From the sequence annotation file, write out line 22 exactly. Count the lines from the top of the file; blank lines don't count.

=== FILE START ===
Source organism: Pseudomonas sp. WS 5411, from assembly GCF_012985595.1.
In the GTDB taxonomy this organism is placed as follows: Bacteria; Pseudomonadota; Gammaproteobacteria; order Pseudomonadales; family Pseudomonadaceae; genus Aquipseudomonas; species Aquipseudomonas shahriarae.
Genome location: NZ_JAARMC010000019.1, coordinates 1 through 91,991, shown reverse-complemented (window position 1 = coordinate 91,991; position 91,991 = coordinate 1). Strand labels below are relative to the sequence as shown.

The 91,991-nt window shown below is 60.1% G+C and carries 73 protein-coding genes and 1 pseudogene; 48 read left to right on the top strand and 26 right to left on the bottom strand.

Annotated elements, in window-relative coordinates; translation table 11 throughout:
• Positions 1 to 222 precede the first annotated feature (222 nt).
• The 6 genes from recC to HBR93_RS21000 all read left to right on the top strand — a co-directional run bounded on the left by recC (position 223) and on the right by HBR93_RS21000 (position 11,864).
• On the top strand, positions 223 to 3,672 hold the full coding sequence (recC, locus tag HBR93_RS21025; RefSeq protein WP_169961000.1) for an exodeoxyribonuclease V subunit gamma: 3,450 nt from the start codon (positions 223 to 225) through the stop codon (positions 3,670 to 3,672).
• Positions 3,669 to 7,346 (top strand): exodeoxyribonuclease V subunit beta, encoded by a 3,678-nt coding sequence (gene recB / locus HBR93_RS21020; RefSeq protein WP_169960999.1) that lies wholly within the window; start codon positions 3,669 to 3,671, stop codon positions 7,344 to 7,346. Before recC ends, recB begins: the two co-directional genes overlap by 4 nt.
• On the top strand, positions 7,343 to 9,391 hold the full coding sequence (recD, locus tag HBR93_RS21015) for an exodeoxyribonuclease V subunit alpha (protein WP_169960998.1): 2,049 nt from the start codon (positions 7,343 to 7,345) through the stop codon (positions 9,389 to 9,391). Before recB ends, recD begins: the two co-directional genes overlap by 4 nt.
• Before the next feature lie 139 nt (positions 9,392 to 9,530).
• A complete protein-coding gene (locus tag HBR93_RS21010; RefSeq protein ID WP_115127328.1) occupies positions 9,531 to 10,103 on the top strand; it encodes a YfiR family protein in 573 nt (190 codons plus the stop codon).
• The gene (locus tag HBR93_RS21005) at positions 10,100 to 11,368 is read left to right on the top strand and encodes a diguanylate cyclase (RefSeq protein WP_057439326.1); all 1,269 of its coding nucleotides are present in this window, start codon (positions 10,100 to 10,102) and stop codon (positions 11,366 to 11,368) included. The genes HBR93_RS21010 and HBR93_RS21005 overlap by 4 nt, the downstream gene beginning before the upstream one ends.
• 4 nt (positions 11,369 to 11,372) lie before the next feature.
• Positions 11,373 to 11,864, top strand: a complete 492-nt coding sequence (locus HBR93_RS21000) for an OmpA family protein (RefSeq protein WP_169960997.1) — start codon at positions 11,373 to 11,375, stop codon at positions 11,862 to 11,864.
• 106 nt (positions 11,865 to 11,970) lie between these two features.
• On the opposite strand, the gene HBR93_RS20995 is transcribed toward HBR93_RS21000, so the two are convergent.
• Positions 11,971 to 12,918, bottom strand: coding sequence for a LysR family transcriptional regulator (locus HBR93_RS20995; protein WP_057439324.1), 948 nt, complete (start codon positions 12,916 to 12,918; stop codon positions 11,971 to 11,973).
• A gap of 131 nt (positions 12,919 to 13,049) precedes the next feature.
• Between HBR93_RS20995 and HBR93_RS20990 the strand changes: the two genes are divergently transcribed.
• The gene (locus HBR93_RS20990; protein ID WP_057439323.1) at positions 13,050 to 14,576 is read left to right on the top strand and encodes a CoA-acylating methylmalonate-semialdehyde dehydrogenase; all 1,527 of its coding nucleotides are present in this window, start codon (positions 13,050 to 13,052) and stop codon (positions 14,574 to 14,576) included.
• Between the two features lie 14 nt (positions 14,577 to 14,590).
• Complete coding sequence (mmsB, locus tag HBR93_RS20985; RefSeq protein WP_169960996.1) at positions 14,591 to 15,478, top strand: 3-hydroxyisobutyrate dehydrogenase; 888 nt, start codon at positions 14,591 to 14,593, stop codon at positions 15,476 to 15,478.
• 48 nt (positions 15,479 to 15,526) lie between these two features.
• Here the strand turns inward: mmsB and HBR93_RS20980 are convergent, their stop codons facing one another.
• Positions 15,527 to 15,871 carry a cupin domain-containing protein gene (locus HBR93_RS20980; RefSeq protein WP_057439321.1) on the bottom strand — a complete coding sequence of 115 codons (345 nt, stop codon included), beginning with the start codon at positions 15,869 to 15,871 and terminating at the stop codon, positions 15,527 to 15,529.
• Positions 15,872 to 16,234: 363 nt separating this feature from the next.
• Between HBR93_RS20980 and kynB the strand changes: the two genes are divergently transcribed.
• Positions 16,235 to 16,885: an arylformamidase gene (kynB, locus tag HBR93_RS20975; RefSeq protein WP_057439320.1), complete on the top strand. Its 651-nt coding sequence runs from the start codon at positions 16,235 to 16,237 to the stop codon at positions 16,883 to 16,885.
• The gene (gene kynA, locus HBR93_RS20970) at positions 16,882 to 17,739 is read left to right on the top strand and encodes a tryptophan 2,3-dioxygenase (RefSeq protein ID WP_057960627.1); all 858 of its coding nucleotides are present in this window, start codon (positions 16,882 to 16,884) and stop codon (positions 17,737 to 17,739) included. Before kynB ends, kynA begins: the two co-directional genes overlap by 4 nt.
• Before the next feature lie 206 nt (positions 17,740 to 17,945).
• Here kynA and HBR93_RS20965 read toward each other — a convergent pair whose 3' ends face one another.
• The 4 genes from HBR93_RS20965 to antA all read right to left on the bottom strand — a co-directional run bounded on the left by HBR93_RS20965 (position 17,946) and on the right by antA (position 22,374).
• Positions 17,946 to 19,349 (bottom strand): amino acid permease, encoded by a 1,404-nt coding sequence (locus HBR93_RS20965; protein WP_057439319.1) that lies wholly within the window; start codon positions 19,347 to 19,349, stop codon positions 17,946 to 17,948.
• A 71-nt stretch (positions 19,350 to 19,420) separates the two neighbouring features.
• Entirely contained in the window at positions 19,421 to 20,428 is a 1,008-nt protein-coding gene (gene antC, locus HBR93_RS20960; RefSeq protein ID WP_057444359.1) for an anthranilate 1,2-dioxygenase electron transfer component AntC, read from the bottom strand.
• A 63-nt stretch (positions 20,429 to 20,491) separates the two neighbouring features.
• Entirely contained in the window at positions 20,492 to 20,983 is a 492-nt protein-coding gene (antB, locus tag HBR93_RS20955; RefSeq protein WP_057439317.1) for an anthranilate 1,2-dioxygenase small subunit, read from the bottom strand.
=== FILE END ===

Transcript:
• Between the two features lie 14 nt (positions 14,577 to 14,590).